Love comes when manipulation stops; when you think more about the other person than about his or her reactions to you. When you dare to reveal yourself fully. When you dare to be vulnerable. – Joyce Brothers
Manipulation is a behavior we can all recognize as bad when it’s done to us, but, if we are perfectly honest, who hasn’t engaged in it sometimes? If this becomes a habit, however, we take a lot of risks. We might find our relationships damaged. Other people might not trust us. We can also feel guilty over the means we use to achieve our goals. But how can we stop doing this, if it often seems to work? Let’s find out.
Focus on the other person
We use manipulation when we want to achieve something for ourselves. A good first step is to remember to focus on the other person. What are they hoping to achieve? What are they looking for in our interaction? Do I want what’s best for them as well as for me? How will they feel if they know I am trying to manipulate them?
Focus on empathizing with the other person and try to understand their perspective, even when it doesn’t appeal to you. It can be a challenge to understand someone different from you, but a very satisfying challenge as well once you learn to do it. Center the other person.
Sometimes, we manipulate because we want to get what we want. But often, the interests we have are not quite so opposed to those of the other person as they would seem as first glance. To know this, you need to listen.
Often, in our interactions we focus too much on ourselves, on what we will say. But listening to the other person can help us identify what they want and what they are actually trying to communicate. Here, we can see many opportunities to get a mutually beneficial arrangement and also listen to the person’s true needs and then communicate from a position of wanting to help them, understanding them.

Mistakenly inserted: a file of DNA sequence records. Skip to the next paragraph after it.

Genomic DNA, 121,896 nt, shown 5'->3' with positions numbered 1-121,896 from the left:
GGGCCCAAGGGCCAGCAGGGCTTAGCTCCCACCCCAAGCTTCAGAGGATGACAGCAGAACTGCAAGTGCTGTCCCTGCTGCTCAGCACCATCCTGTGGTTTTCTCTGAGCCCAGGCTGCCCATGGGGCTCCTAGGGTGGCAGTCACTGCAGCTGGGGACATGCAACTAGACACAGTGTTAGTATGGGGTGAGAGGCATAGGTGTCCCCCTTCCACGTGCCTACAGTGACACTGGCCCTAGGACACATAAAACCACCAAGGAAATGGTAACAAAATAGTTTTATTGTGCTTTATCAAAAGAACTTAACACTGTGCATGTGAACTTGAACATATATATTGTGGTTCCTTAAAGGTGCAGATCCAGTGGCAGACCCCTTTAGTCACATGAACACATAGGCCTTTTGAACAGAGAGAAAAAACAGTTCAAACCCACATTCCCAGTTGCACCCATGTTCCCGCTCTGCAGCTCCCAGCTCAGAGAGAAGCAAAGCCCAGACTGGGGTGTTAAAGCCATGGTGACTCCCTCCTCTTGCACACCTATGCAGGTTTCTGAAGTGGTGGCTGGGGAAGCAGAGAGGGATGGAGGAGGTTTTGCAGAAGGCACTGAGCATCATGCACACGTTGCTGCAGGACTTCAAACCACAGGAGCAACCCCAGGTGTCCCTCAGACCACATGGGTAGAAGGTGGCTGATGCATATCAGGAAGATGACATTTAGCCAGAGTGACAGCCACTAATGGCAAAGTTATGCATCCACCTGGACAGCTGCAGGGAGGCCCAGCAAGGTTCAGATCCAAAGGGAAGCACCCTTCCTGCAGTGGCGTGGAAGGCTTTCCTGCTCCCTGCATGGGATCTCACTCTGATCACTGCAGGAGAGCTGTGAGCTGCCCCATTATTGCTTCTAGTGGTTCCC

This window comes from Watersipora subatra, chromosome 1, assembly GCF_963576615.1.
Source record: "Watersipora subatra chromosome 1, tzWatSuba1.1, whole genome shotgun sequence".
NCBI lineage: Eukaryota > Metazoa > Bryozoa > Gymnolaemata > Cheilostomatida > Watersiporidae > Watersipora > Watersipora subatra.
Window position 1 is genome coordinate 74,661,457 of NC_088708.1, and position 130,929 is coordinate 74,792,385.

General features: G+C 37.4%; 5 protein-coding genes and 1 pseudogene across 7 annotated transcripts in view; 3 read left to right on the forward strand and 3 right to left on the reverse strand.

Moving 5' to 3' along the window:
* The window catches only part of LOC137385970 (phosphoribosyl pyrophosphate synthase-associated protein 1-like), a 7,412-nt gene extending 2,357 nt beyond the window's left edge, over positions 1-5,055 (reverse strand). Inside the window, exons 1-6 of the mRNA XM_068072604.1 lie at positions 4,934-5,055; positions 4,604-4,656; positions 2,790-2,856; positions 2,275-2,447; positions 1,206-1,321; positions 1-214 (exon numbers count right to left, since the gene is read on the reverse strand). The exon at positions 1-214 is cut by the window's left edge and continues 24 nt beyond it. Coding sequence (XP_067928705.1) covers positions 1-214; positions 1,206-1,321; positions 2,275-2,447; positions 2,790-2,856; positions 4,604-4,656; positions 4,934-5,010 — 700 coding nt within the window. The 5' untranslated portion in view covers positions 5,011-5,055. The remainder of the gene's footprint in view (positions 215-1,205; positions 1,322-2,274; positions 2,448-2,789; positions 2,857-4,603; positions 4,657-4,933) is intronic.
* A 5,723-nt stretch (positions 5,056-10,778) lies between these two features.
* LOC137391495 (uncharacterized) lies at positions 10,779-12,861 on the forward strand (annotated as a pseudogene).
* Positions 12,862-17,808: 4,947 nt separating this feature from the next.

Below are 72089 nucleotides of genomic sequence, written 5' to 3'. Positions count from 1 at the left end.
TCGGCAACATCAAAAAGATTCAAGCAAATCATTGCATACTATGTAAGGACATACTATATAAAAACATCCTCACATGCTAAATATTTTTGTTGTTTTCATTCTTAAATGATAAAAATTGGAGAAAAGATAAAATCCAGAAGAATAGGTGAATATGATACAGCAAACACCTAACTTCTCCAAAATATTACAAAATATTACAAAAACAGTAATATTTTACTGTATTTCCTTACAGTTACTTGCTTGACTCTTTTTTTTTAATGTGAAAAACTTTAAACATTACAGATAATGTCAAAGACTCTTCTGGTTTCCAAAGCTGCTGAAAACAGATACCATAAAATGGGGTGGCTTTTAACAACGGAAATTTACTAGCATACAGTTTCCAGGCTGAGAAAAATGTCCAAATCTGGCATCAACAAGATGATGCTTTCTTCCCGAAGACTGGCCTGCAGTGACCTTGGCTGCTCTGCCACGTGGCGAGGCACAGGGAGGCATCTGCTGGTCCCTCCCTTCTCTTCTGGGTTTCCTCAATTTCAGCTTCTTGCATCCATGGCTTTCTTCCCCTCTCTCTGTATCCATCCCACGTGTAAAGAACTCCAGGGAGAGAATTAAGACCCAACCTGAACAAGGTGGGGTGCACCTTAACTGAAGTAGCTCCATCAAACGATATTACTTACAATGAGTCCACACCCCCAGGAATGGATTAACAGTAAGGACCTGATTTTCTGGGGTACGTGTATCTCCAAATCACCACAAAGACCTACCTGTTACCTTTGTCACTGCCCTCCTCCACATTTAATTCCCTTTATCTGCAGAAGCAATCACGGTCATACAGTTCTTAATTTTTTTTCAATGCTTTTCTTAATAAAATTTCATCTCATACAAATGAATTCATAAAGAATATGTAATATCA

Manipulation is a tool we use because we don’t want to say what we want or need directly. But often, it’s much easier to do this. It’s easier to tell somebody what you want for your birthday than to send them hints. It increases the chances that we get what we want and often is less effort, although, of course, one must not forget to be polite.
When we learn to be authentic, we show ourselves as we truly are. Instead of manipulation, which can divide people, authentic communication can help us connect deeply to others. Try asking for what you want and need and see how those around you respond.
Nobody is perfect, and you might slip up. It’s fine to later talk to the person and say that you’re sorry for communicating a certain way. If you find yourself falling into the same traps a lot, you can try anticipating them and showing that you are aware of your patterns and working to change them.
While it might seem awkward to acknowledge you being underhanded, it tends to be obvious to the other person either way. Try stopping yourself and using a different method, and say sorry if you need to.
Avoid manipulative people
It’s harder to let go of a habit others around us practice. A good tip is knowing that people who use manipulation can often be less good for us. If we can identify toxic or simply disagreeable relationships where other people use manipulation, we can learn to cut down contact. If that is not an option, learn to point out the tactics that the other person is using, even if it’s just as a note to yourself.
We use manipulation when we don’t feel good asking for something outright. But often it’s fine. It can be healthy to ask for attention, support, help, or even a compliment. Learning why we feel we can’t ask is often a great strategy to overcome the tendency to manipulate. But we also need to work on our communication to avoid ingrained patterns and build more authentic dialogue with the people around us.